Maslow’s Hierarchy of Needs and Employee Motivation

Maslow’s hierarchy of needs is a psychology theory that was coined by Abraham Maslow in 1943. This was in an attempt to understand human motivation in the pursuit of different types of needs (CFI). From the bottom of the hierarchy upwards, the needs comprise: physiological (food, shelter and clothing), safety (job security), social (love and belonging), self-esteem, and self-actualization. The theory is very much applicable from a human resource perspective especially when it comes to employee motivation. The basic needs of employees at the bottom must be met, and that is when they will move to more advanced needs. At the beginning of their careers, most employees will hold entry level jobs, and their primary concern will be a salary that will enable them to foot the bills, and live a fairly comfortable life. It is also hard, for employees to be motivated if the pay is unfair, such that it threatens their survival. After the basic needs have been met, employees will desire to have meaningful relationships and a sense of belonging in the organization. So managers should create a good working environment where team work is encouraged and rewarded. Communication channels need to be open to avoid a scenario where employees feel like ‘outsiders’. Self-esteem and self-actualization are termed as higher level needs that touch on an employee’s self- image. Employees need to experience growth in their career, and this can come in the form of a promotion, job enrichment, special assignments, job perks, better work space, etc.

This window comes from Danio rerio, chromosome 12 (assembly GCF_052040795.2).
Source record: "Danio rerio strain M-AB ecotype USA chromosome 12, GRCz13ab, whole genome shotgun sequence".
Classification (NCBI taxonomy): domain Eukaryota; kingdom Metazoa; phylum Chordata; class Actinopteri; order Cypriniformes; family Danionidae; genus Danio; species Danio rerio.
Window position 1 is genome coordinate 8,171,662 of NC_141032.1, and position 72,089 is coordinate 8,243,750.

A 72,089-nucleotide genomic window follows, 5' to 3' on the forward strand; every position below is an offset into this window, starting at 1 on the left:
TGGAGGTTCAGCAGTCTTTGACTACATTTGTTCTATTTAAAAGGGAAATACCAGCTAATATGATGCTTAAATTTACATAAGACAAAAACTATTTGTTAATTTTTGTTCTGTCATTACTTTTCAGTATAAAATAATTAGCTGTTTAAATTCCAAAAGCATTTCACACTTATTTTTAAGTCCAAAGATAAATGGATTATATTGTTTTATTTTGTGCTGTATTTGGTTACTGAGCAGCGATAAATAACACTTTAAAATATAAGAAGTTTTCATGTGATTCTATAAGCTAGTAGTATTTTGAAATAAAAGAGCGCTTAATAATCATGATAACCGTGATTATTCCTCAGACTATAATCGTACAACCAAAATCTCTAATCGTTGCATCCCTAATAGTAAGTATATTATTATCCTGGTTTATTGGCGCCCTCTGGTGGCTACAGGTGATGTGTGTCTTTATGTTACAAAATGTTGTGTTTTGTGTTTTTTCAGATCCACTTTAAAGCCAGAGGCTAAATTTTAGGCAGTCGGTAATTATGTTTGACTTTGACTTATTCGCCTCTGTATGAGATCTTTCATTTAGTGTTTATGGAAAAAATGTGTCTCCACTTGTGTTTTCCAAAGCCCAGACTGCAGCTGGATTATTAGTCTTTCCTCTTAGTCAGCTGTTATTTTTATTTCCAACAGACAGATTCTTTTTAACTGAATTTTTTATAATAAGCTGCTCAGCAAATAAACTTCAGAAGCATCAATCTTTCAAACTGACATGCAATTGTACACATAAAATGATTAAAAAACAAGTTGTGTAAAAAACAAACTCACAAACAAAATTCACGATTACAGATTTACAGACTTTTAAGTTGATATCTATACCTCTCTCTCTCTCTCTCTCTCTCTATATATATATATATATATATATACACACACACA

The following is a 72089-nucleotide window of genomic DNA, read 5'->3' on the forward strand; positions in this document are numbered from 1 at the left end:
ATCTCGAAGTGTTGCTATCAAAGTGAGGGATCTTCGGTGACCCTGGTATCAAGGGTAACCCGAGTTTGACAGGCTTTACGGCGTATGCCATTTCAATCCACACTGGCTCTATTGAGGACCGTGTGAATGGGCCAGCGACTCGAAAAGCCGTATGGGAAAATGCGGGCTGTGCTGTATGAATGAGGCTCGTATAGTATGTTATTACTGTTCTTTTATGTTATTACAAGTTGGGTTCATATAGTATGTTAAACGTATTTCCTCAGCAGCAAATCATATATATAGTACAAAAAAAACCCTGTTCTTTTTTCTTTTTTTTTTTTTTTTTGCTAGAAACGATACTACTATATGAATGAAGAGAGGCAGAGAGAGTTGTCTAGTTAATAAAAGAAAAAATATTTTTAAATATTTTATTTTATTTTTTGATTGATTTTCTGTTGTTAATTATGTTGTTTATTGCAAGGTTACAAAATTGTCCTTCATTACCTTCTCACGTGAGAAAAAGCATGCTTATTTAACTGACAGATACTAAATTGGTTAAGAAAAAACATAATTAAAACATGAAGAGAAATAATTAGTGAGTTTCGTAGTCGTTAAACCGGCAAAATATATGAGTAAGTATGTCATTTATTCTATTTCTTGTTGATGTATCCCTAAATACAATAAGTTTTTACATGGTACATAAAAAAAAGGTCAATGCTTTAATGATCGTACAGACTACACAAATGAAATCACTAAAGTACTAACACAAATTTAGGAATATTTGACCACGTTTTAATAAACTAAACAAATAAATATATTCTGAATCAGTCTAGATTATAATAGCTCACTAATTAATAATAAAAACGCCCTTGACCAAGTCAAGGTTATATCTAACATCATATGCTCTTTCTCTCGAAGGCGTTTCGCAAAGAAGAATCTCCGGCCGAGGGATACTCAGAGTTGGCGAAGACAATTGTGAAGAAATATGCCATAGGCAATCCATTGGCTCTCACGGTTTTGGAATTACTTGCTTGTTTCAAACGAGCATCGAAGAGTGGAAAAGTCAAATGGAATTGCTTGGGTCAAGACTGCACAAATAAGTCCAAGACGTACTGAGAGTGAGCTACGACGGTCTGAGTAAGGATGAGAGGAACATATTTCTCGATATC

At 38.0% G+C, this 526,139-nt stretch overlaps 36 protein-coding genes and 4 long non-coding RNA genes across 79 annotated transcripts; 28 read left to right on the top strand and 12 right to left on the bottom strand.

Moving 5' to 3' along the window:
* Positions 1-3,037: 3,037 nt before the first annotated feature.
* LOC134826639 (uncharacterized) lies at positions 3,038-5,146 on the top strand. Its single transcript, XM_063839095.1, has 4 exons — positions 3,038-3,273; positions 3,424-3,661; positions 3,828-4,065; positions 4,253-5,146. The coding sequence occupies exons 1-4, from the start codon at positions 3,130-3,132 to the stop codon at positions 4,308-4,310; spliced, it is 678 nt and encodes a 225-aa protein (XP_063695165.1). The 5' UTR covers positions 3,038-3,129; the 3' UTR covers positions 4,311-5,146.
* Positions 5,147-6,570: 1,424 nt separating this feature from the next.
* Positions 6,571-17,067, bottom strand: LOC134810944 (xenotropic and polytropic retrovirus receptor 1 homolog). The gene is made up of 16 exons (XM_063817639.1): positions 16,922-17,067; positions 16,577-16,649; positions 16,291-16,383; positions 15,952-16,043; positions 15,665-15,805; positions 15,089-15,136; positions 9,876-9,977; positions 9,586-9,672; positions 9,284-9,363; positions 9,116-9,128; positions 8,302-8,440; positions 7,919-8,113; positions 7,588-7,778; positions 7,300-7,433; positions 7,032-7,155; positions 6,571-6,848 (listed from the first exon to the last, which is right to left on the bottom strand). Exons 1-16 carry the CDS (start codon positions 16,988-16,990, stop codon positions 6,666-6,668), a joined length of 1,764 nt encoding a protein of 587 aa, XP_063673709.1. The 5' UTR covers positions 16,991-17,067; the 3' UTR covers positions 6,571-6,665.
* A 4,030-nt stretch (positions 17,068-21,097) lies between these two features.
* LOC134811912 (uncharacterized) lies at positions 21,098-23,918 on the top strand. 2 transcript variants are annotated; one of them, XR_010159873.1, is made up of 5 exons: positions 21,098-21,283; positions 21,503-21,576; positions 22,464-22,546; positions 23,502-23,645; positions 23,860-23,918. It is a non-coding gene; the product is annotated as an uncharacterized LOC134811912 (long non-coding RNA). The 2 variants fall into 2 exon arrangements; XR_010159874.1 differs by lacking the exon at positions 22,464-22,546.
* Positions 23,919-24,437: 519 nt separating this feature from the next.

Why are motivational strategies important to both employees and employers?

Employee motivation is critical to an organization’s success. Motivated employees exhibit more energy, and drive at work. They are also committed to their tasks, and this greatly boosts productivity in the organization. Having a workforce that is not motivated translates to lower levels of work output and reduced productivity. This will adversely affect an organization’s performance, profitability, and growth.